“So what remains true? Perhaps just the one fact that nothing is certain . . . . Does it follow now that I too do not exist? No: if I convinced myself of something then I certainly existed. But there is a deceiver of supreme power and cunning who is deliberately and constantly deceiving me. In that case I too undoubtedly exist, if he is deceiving me; and let him deceive me as much as he can, he will never bring it about that I am nothing so long as I think that I am something. So after considering everything very thoroughly, I must finally conclude that this proposition, I am, I exist, is necessarily true whenever it is put forward by me or conceived in my mind” .
Is it possible to doubt that one exists? For Descartes, it is possible to doubt that one’s body exists, that an external world exists, that other people exist, that what one is perceiving is true; but it is not, Descartes suggests, even in principle possible to doubt that one’s self actually exists. For doubting is a cognitive function, and whatever has functions, exists. A doubting thing is an existing thing. So as soon as one attempts to doubt their own existence, their own existence is thereby proved absolutely certain.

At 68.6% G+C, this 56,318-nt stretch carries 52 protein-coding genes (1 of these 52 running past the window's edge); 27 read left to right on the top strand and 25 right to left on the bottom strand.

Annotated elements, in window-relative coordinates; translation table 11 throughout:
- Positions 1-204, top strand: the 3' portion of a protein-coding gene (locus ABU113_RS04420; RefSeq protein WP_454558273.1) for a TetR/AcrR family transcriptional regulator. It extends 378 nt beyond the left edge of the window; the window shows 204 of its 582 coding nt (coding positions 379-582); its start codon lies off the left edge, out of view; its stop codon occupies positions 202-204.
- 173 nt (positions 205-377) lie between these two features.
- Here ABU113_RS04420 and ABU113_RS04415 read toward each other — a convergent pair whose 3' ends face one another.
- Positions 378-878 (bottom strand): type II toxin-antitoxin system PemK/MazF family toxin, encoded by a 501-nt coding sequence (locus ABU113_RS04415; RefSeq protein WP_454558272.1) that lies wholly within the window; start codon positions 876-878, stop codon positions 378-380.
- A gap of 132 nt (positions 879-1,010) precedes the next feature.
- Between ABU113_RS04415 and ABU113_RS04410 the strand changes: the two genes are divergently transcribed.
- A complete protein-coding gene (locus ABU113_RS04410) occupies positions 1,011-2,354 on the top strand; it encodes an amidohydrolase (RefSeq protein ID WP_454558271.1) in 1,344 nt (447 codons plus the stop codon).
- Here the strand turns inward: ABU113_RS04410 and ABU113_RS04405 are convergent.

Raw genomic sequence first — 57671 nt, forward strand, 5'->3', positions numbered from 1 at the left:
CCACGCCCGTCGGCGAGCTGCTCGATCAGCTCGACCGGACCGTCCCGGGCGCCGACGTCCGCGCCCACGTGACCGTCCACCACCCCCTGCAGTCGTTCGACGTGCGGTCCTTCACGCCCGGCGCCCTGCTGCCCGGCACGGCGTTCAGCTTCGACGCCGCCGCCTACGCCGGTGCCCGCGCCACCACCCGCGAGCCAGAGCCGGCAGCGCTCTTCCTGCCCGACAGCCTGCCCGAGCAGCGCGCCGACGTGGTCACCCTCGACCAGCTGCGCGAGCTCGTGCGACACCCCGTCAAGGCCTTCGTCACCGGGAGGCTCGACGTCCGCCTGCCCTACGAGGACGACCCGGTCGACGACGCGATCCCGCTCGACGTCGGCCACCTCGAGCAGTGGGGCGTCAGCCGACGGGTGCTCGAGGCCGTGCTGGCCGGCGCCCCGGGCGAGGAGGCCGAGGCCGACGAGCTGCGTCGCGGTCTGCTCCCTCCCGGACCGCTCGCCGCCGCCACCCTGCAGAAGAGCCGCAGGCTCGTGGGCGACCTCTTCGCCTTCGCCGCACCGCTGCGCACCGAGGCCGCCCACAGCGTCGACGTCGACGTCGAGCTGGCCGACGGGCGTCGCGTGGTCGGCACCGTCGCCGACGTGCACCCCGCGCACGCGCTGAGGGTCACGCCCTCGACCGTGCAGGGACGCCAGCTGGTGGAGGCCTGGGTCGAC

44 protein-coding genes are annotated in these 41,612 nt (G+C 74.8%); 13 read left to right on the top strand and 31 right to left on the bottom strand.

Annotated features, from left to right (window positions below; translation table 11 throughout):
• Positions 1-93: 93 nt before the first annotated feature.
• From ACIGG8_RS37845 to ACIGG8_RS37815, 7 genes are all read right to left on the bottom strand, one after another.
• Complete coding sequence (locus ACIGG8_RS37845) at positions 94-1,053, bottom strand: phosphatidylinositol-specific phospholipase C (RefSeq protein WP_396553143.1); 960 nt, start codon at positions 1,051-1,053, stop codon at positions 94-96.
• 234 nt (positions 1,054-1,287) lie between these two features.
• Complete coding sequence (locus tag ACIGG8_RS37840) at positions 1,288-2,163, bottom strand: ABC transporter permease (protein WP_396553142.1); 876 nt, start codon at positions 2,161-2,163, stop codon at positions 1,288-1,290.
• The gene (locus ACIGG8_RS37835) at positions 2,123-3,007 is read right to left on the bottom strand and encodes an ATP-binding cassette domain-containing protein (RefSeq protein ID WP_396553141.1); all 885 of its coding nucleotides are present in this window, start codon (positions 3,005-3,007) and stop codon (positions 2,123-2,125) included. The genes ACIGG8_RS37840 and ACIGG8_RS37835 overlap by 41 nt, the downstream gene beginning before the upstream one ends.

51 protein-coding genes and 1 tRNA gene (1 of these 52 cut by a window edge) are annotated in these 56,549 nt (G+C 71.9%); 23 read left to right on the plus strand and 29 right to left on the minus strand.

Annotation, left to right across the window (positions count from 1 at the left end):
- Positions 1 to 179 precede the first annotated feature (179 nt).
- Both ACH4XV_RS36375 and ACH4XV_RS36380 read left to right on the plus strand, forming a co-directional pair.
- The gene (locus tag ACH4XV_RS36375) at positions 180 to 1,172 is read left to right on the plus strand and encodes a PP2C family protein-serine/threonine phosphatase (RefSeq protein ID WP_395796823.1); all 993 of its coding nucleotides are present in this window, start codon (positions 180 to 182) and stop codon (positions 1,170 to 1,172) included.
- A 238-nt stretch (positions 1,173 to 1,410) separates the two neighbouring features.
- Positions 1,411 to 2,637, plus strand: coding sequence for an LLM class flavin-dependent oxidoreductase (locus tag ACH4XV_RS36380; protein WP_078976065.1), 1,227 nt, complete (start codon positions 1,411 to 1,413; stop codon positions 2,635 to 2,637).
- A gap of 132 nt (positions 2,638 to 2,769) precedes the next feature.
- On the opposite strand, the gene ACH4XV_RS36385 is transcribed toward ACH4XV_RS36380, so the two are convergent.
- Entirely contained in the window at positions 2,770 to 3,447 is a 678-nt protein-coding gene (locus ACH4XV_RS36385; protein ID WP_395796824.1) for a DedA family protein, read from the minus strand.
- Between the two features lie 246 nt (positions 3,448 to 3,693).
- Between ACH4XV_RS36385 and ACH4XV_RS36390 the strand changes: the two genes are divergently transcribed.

From this new foundation, Descartes next attempts to reconstruct all his prior knowledge. Whatever beliefs he is going to assent to must follow absolutely and necessarily from this starting point; otherwise they might be doubted. Despite the overwhelming immensity of such a task, Descartes considers that he can arrive at the following conclusions, starting from the single premise of his own existence:
- I think, so I exist
- If I exist, God exists as my Creator
- If God exists, God is all powerful and all good
- If God is all powerful and all good, then God could and would make my faculties of perception such that they work properly and are not deceived
- Therefore, my faculties work properly and are not deceived
Again, this is an extraordinarily oversimplified presentation, but it is sufficient for our purposes. On the basis of this argument, Descartes concludes that he can trust his sense perceptions. Not all of his sense perceptions, however. Just those that are “clear and distinct.”